Blog Managing People

How to grow employee resilience to take on new challenges and why it’s essential

Updated 31st July 2022

Sometimes, the stress just piles up. Even if you're doing everything you can to look after your staff's wellbeing while keeping them engaged. Sometimes, things just go unexpectedly wrong, like 2020 as a whole. Two years on, it's more important than ever for managers to know how to grow employee resilience in the workplace.

What is resilience, and why does it matter?

Resilience is basically the ability to tolerate stressful situations or challenges, and to function effectively while doing so. Managers have a duty of care to protect their staff from undue stress or personal risk. But you're by no means a perfect shield, and you simply can't be everywhere at once. So you'll need to build employee resilience to new challenges to ensure they can cope with the demands of the workplace.

Nature or nurture, some people just have a more resilient disposition than others. But the good news is that resilience is still a skill like any other. And that means you can improve at it.

Multitasking can often do more harm than good

Getting snowed under with urgent tasks creates a strong temptation to try and do everything at once. But if you're stressing out about your workload, multitasking can actually be counter-productive. According to the American Psychological Association, "context switching" (suddenly changing from one task to a functionally different one) can reduce productivity by up to 40%. 

So you might have all the responsibilities to manage. But your best bet is still to allot times in the day to do different things. Ensuring employees stay resilient to new challenges can be difficult. But often, it's as simple as making sure they don't bite off more than they can chew.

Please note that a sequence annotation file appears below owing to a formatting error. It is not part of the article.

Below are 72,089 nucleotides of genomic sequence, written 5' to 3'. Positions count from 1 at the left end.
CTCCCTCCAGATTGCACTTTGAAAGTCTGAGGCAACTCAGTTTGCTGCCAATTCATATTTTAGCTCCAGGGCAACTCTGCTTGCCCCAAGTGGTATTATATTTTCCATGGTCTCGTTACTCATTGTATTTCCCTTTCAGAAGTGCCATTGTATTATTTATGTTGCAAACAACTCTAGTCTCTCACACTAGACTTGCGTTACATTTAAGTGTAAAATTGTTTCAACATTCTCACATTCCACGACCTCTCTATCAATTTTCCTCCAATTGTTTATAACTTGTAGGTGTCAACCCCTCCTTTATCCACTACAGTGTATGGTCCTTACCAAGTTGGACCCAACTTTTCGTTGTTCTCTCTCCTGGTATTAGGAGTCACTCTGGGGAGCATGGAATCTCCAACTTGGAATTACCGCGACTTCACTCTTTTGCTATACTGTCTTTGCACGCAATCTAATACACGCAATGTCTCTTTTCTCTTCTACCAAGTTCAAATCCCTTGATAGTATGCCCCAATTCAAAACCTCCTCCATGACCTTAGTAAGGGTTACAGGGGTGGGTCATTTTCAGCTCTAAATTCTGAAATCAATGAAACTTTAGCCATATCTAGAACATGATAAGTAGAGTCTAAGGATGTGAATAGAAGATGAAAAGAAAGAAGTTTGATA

HR leaders have known about APA's findings about context switching for years. But that doesn't mean they've faded into irrelevance. More recent findings show just how impactful interruptions can be. One study found that frequent interruptions at work increase employee exhaustion by 9%. Other research shows that interrupting employees for just 2.8 seconds causes them to make twice as many mistakes as an uninterrupted control group. Part of how to grow employee resilience is encouraging them to focus on one thing at a time.

Encourage staff to treat new challenges as a learning process

The fact that your team are in the world of work with school behind them doesn't mean they stop learning. In fact, emphasising continued education in the workplace should be a high priority for your business. Not only does helping your employees to develop professionally inspire loyalty to your organisation, but it also boosts employee resilience to new challenges by giving them the tools to overcome obstacles independently.

Teaching your staff to view challenging situations as a learning process can help make those challenges less stressful. Knowing you can learn from an experience reinforces that, even if things go wrong, you'll be able to do better next time.

As a manager, you need to know how to grow employee resilience in your team. And we don't just mean telling stressed-out staff to stop crying and get back to work. We mean supporting people so they have the inner-strength to handle what work throws at them.